Argentina Currency Crisis Pain Is Spreading

By Bloomberg – Re-Blogged From Newsmax

Tommy Samson is explaining why he’s been forced to scale back business amid Argentina’s financial-market rout. His Buenos Aires firm imports surgical equipment such as sutures for stitching wounds, paying in foreign currency. Then he sells them to local customers in pesos.

The last link in that chain is breaking down — because Argentina’s currency is in freefall. It’s lost half its value this year, and some 20 percent this week alone. The slump threatens to spread havoc through the $640 billion economy, rupturing supply chains for businesses and straining the finances of households.

And it’s casting a shadow over President Mauricio Macri’s prospects of winning re-election next year. Even Argentina’s most market-friendly leader in more than a decade has struggled to restore investor confidence.

Image: Argentina Currency Crisis Pain Is Spreading
(Dreamstime/Siempreverde22)

“There’s no clear price reference after the peso plunge.”

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Daily Use of Silver Coins

cropped-bob-shapiro.jpg   By Bob Shapiro

I was in Mexico a dozen years ago, trying to interest the three parties’ leaders to institute a Silver Backed Peso. The country was ideally situated at the time, with a National Debt and GDP that were significant but small enough to allow a reasonably large amount of Silver coinage to solve their problems. And, Mexico was – and is – the world leading country in the production of Silver.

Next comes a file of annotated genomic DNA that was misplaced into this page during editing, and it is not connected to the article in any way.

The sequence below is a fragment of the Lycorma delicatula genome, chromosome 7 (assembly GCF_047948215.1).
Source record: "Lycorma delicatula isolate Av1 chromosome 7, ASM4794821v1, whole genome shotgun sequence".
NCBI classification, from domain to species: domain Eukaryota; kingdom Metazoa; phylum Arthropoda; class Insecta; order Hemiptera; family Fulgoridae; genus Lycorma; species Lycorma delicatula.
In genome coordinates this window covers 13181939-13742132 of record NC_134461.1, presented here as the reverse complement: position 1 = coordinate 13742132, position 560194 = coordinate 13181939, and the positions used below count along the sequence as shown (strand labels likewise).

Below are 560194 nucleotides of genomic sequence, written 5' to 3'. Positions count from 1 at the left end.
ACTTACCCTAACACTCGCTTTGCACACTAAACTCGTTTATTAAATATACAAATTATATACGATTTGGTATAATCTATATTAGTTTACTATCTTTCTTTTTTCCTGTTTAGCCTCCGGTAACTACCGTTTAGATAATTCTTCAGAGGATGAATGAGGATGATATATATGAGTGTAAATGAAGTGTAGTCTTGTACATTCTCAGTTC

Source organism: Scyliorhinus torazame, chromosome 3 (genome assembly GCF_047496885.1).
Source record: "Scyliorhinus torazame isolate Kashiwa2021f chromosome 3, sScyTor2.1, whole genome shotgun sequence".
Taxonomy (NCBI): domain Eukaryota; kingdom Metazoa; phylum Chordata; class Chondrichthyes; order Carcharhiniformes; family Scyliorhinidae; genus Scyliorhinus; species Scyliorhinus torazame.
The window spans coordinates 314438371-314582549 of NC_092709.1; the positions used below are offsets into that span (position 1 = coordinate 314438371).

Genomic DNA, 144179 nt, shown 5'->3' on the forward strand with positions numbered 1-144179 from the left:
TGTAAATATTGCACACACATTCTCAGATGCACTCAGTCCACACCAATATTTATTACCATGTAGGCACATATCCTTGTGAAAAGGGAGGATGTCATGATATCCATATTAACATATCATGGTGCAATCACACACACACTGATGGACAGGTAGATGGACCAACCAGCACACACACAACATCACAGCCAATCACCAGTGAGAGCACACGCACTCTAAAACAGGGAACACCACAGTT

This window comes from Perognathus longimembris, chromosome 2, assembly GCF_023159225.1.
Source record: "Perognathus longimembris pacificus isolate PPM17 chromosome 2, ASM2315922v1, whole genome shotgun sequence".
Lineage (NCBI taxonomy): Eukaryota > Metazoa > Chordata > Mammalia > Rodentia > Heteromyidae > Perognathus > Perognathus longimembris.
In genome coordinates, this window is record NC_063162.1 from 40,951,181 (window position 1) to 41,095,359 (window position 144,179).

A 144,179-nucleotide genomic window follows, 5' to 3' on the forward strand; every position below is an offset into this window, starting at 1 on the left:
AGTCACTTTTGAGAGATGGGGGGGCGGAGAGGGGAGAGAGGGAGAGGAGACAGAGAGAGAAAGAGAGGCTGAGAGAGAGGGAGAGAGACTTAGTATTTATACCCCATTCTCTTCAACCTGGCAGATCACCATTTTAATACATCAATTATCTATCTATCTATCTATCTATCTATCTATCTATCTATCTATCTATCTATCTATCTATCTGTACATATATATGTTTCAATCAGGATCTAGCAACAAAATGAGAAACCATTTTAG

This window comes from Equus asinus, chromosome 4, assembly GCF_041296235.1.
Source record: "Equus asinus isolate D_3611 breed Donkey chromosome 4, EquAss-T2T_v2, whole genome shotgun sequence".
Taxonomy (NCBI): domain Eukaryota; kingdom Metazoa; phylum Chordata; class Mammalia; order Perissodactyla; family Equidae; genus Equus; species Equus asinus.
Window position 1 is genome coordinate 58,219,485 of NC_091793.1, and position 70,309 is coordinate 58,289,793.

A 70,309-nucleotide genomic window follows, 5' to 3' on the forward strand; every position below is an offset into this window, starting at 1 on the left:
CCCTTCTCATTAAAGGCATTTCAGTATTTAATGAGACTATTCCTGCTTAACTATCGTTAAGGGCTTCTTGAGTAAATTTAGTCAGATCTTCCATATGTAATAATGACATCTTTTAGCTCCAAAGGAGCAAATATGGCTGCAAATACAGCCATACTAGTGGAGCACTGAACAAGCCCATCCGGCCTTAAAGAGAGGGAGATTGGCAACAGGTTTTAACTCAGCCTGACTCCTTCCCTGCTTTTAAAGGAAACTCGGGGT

My suggestion was simple:

  • Amass a Silver stockpile of a couple of billion ounces

  • Allow purchases to increase the price of the metal – then at the low price of $4.50 an ounce – to perhaps $100 an ounce

  • Use the knowledge of the program to gain price advantage and profits in related markets, such as Silver stocks

  • When the time was right, introduce a Peso Monetary Coin system, letting the rest of the world know that the previous purchases would NOT be unwound as Silver bullion sales – with Silver Coins bearing a specific Peso denomination

  • Continue Silver purchases so long as the Price of Silver was below the foreign exchange value of the Silver-backed Peso

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